Rutgers Holds Partnership in Telescope
Rutgers astronomers are known for their investigations into mysteries like the dark matter of the universe, and the shockwaves left by exploding stars.
Now the restoration of one of world’s largest telescopes will help the astronomers advance those research topics and others to even higher levels.
The Southern African Large Telescope (SALT) – which Rutgers holds a 10 percent partnership in – became fully operational in September after a two-year period in which it was shut down for modifications.
“A lot of faculty members have been working with other telescopes and waiting for SALT to come on line,” said Ted Williams, a professor in the Department of Physics and Astronomy, and the Rutgers representative on the SALT board of directors. “It will now become part of their regular data stream.”
Williams, along with Kathryn Uhrich, Dean for Math and Physical Sciences in the School of Arts and Sciences, attended the Nov. 7 re-dedication ceremony in South Africa.
The largest telescope in the Southern Hemisphere, SALT is about 10 meters in diameter (about 32 feet) and capable of detecting objects as faint as a candle flame on the moon. The telescope, which was opened in 2005, is housed in a 10-story observatory about 200 miles inland from Cape Town.
Writing from the observatory, where scientists gathered for a nighttime demonstration of SALT, Uhrich said she was impressed by the intensity and pace with which astronomers were able to gather data.
"The physicists are giddy with the data being generated," she said. "A new experiment was performed every hour throughout the night."
SALT was funded by a consortium of international partners from South Africa, the United States, Germany, Poland, India, the United Kingdom, and New Zealand.
Rutgers, one of the first universities to divest from South Africa during the apartheid era, embraced the SALT project as an opportunity to support post-apartheid South Africa, and to have an affiliation with one of the world’s major telescopes.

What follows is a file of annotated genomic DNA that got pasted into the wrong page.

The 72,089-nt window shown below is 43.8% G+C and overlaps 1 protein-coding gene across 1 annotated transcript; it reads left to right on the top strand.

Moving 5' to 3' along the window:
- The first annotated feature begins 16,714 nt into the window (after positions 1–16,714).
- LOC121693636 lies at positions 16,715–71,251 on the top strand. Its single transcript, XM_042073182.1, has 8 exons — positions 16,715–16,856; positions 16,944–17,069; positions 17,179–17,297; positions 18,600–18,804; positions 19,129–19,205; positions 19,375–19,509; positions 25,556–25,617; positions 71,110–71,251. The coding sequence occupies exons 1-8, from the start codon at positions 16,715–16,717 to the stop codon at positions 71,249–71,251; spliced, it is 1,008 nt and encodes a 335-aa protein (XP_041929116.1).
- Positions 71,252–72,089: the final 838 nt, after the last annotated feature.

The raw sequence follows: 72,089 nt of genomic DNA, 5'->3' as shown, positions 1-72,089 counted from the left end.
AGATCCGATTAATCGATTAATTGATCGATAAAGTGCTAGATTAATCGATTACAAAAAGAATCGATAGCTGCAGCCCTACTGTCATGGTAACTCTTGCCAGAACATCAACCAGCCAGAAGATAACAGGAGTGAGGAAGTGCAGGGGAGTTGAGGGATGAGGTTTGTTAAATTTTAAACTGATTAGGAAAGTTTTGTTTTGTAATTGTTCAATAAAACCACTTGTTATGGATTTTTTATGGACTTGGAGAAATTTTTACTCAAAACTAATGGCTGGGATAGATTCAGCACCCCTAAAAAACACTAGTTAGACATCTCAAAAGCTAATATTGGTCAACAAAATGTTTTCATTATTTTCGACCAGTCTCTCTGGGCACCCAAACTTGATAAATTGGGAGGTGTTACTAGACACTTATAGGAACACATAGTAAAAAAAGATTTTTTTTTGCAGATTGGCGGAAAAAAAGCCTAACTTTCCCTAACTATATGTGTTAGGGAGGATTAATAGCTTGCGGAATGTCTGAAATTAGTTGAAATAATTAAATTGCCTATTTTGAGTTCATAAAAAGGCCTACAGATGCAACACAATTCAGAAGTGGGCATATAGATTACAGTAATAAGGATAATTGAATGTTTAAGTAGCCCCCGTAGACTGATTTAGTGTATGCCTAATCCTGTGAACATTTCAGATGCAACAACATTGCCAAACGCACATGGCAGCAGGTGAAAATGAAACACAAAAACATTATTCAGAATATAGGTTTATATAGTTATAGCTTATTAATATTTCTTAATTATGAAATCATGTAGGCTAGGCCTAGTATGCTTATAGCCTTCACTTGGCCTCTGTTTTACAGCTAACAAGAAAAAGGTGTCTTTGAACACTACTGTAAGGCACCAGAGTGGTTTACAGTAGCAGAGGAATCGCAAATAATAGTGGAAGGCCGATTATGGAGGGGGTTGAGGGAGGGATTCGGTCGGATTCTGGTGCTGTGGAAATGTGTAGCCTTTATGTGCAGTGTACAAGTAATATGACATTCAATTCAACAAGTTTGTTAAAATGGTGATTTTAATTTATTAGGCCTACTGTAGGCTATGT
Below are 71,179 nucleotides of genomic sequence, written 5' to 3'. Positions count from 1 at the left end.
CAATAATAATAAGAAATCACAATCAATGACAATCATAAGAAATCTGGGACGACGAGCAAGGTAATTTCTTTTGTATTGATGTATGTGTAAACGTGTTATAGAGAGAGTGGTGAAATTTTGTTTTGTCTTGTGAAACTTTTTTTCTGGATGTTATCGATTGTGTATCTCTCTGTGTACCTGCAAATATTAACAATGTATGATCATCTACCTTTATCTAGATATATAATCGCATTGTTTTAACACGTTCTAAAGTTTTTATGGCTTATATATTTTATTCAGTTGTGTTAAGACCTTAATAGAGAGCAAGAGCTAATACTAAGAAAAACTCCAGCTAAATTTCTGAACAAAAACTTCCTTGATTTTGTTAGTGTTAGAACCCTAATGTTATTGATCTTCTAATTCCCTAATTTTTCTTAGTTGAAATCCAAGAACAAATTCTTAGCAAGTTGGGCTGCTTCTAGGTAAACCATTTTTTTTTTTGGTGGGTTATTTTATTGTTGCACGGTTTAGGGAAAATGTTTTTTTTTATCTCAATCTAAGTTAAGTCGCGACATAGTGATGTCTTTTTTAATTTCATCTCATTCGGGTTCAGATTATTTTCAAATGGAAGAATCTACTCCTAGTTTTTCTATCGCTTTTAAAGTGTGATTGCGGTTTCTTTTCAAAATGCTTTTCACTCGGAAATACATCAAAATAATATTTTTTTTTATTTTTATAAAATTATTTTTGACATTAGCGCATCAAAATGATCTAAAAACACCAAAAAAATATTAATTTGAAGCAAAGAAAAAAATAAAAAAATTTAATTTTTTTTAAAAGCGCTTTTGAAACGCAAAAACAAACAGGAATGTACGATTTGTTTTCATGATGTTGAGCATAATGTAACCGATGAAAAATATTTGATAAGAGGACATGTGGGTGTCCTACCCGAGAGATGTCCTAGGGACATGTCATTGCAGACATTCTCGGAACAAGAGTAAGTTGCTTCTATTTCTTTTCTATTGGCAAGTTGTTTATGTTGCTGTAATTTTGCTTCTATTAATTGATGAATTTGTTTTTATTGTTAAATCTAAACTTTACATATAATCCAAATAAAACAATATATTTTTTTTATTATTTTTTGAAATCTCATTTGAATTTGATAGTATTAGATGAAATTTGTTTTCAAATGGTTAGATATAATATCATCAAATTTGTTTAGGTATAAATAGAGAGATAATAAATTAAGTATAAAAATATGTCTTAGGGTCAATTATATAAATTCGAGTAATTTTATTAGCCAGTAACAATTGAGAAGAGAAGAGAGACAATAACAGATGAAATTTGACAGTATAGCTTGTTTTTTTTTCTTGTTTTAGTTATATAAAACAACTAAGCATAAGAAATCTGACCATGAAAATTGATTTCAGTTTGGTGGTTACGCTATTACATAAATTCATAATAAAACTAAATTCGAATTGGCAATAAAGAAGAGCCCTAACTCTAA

“The Southern African Large Telescope is able to see more deeply and look further out into the universe than most other telescopes,” Williams said. “It also has a nice resonance with the history of Rutgers. It meets both our academic goals and our standards of global citizenship. ”
“I am very proud that Rutgers is part of this consortium,” she said. “It enhances our visibility in the international community, and shows we’re among the crème de la crème in astrophysics.”
In 2006, astronomers discovered problems in the optical system that prevented the telescope from getting the sharpest images possible. They also discovered problems in the telescope’s spectrograph – an instrument that measures the intensity of light so astronomers can calculate the distance, temperature and chemical composition of objects they are viewing.
“Both problems were complex, and it took several years to diagnose and find out what was going wrong,” Williams said.
The telescope was shut down in 2009 and over the next two years the telescope was repaired and then reassembled. Williams was involved in preparing some of the key component parts during the reassembly process.
Nearly a dozen Rutgers astronomers use the telescope for their research, and that number is expected to increase, Williams said.
Graduate student Luke Hovey said SALT provides very precise data for his work analyzing the remnants of supernovas – the massive stars that explode at the end of their lifetime.
“It’s one of a few places in the world where I can get this data” he said.
Williams and Professor Jeremy Sellwood focus their research on the dark matter of the universe that is not directly visible but can be detected through its gravitational effects on visible matter. Williams said SALT is one of the few instruments in the world that can produce a two-dimensional map of the motions of the stars and gas within galaxies.
“We are using these maps to separate the dark matter and the luminous to determine the amount and distribution of each,” he said. “SALT's enormous light-collecting power allows us to push our measurements further into the outskirts of galaxies than ever before.
“We don't know what we will find there, but it’s sure to be interesting and illuminating.”
A Dean's Diary:
By the time we left Cape Town to drive to the Observatory 360 km away, the sun was setting. By 9pm, it was pitch black and we drove through the mountains. Being from the Midwest, I'm used to dark skies but something was amiss.
Orion. Orion was upside down.
Before I left the observatory, I had to visit the Visitors Center. The director gave me a personal tour and Orion strikes again. I learned that the armpit star of Orion is a red star--meaning that it's going to explode soon. "Soon" could be tomorrow, or "soon" could mean 300,000 years.
Astrophysicists have a strange sense of time.